The above provisions are clear, unambiguous and self-explanatory enough. They do not therefore require a legal genius to explain or interpret. As far as the supreme law of the land is concerned, whoever satisfies the above requirements is eligible to vie for the office of president of the Federal Republic of Nigeria notwithstanding anything to the contrary because it is the supreme law and its provisions override the provisions of any other law, rule, custom, practice, convention, contract or agreement to the contrary.

And this is so expressly stated in the very first provisions of the constitution in section 1(1) & (3) thereof as follows:

1. (1) This Constitution is supreme and its provisions shall have binding force on the authorities and persons throughout the Federal Republic of Nigeria.


(3) If any other law is inconsistent with the provisions of this Constitution, this Constitution shall prevail, and that other law shall, to the extent of the inconsistency, be void.

Again the above provisions are clear, unambiguous and self-explanatory enough. They do not therefore require a legal genius to explain or interpret. Thus the only questions permitted to be asked and answered of a presidential aspirant is whether he/she satisfies the requirements for election into the office and anything else extraneous to the above requirements are null and void and of no effects whatsoever.

The onus lies squarely on the proponents of zoning to show that a party agreement, contract or rule is superior to the express provisions of the constitution and failure to discharge that onus is fatal to their case. And if they cannot come forward to discharge that onus they should forever hold their peace and allow our young democracy to breathe the fresh air of freedom and liberty and not be subjected to illegal and unconstitutional strictures  that have no place in any democracy the world over. They will not be permitted to, in effect, amend the express provisions of the constitution through the back door. The price of freedom is eternal vigilance.

These constitutional provisions without more have therefore put paid to the posturing of the proponents of zoning regardless of the purported merits of their case whatever they might be. However, there is another constitutional hurdle negating the position of the proponents of zoning and it has to do with discrimination. Section 33 of the constitution provides as follows in section 42 (1) & (2) thereof:

42. (1) A citizen of Nigeria of a particular community, ethnic group, place of origin, sex, religion or political opinion shall not, by reason only that he is such a person:-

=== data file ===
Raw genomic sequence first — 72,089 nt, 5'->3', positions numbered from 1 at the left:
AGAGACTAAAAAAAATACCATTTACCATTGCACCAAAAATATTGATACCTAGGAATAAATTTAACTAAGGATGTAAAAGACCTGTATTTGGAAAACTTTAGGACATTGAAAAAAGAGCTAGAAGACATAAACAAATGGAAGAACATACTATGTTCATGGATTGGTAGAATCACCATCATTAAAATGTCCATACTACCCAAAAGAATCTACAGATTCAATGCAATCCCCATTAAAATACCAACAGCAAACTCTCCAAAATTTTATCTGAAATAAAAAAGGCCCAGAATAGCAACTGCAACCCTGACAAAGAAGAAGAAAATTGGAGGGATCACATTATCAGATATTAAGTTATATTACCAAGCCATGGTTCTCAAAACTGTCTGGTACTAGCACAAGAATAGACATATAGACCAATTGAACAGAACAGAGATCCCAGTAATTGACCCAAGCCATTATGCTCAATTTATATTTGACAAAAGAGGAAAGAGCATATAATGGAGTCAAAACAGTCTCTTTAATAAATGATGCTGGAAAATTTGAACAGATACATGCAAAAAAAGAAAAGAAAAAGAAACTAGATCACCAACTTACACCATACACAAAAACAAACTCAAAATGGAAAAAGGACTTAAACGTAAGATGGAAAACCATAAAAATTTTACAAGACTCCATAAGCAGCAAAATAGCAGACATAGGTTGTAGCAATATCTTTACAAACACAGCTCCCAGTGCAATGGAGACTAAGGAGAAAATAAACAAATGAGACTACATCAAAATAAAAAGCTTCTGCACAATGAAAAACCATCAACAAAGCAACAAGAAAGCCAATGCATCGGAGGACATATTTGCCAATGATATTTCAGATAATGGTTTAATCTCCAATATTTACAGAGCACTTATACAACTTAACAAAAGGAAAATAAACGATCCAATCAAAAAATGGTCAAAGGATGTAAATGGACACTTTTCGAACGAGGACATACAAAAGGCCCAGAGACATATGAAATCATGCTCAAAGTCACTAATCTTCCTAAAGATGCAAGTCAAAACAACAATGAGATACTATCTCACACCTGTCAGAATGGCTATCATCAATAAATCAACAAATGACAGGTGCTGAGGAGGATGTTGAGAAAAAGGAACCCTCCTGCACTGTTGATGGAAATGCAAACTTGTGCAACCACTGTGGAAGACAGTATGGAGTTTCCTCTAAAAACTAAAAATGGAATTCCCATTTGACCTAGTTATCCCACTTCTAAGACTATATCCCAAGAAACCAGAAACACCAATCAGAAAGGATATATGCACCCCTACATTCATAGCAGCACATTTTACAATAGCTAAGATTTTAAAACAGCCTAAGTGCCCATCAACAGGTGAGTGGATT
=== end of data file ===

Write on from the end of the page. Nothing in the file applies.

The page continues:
(a) be subjected either expressly by, or in the practical application of, any law in force in Nigeria or any executive or administrative action of the government, to disabilities or restrictions to which citizens of Nigeria of other communities, ethnic groups, places of origin, sex, religions or political opinions are not made subject; or

(b) be accorded either expressly by, or in the practical application of, any law in force in Nigeria or any such executive or administrative action, any privilege or advantage that is not accorded to citizens of Nigeria of other communities, ethnic groups, places of origin, sex, religions or political opinions.

(2) No citizen of Nigeria shall be subjected to any disability or deprivation merely by reason of the circumstances of his birth.

Subsections (a) and (b) cut both ways to-wit: that no person shall be subjected to disabilities or restrictions to which citizens of Nigeria of other communities, ethnic groups, places of origin, sex, religions or political opinions are not made subject; or (b) be accorded any privilege or advantage that is not accorded to citizens of Nigeria of other communities, ethnic groups, places of origin, sex, religions or political opinions.

This is the six inches concrete nail on the zoning coffin. The provisions of subsection two are worth repeating for the sake of emphasis. And subsection (2) lodged the final nail on the coffin: “No citizen of Nigeria shall be subjected to any disability or deprivation merely by reason of the circumstances of his birth.” Chikena? What more does anyone need to move zoning to the physician’s office for euthanasia?